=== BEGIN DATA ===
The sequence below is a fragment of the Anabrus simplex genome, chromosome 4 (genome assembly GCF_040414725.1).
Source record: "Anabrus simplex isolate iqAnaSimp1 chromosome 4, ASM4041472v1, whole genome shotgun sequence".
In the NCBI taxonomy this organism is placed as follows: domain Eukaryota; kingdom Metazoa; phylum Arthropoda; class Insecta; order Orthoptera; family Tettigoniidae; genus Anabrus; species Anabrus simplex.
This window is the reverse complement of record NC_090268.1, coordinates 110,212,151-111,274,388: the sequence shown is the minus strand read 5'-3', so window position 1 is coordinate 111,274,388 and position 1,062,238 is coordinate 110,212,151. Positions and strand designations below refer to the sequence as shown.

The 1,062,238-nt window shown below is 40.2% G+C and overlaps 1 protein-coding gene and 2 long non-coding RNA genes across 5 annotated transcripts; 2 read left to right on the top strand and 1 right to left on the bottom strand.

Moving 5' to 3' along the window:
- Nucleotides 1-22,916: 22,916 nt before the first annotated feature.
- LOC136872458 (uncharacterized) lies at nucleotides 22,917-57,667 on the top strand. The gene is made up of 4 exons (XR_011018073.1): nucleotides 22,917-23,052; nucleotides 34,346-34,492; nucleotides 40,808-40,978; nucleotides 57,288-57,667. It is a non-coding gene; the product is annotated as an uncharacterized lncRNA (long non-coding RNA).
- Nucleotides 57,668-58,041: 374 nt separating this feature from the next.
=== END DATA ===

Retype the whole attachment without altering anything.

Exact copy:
The sequence below is a fragment of the Anabrus simplex genome, chromosome 4 (genome assembly GCF_040414725.1).
Source record: "Anabrus simplex isolate iqAnaSimp1 chromosome 4, ASM4041472v1, whole genome shotgun sequence".
In the NCBI taxonomy this organism is placed as follows: domain Eukaryota; kingdom Metazoa; phylum Arthropoda; class Insecta; order Orthoptera; family Tettigoniidae; genus Anabrus; species Anabrus simplex.
This window is the reverse complement of record NC_090268.1, coordinates 110,212,151-111,274,388: the sequence shown is the minus strand read 5'-3', so window position 1 is coordinate 111,274,388 and position 1,062,238 is coordinate 110,212,151. Positions and strand designations below refer to the sequence as shown.

The 1,062,238-nt window shown below is 40.2% G+C and overlaps 1 protein-coding gene and 2 long non-coding RNA genes across 5 annotated transcripts; 2 read left to right on the top strand and 1 right to left on the bottom strand.

Moving 5' to 3' along the window:
- Nucleotides 1-22,916: 22,916 nt before the first annotated feature.
- LOC136872458 (uncharacterized) lies at nucleotides 22,917-57,667 on the top strand. The gene is made up of 4 exons (XR_011018073.1): nucleotides 22,917-23,052; nucleotides 34,346-34,492; nucleotides 40,808-40,978; nucleotides 57,288-57,667. It is a non-coding gene; the product is annotated as an uncharacterized lncRNA (long non-coding RNA).
- Nucleotides 57,668-58,041: 374 nt separating this feature from the next.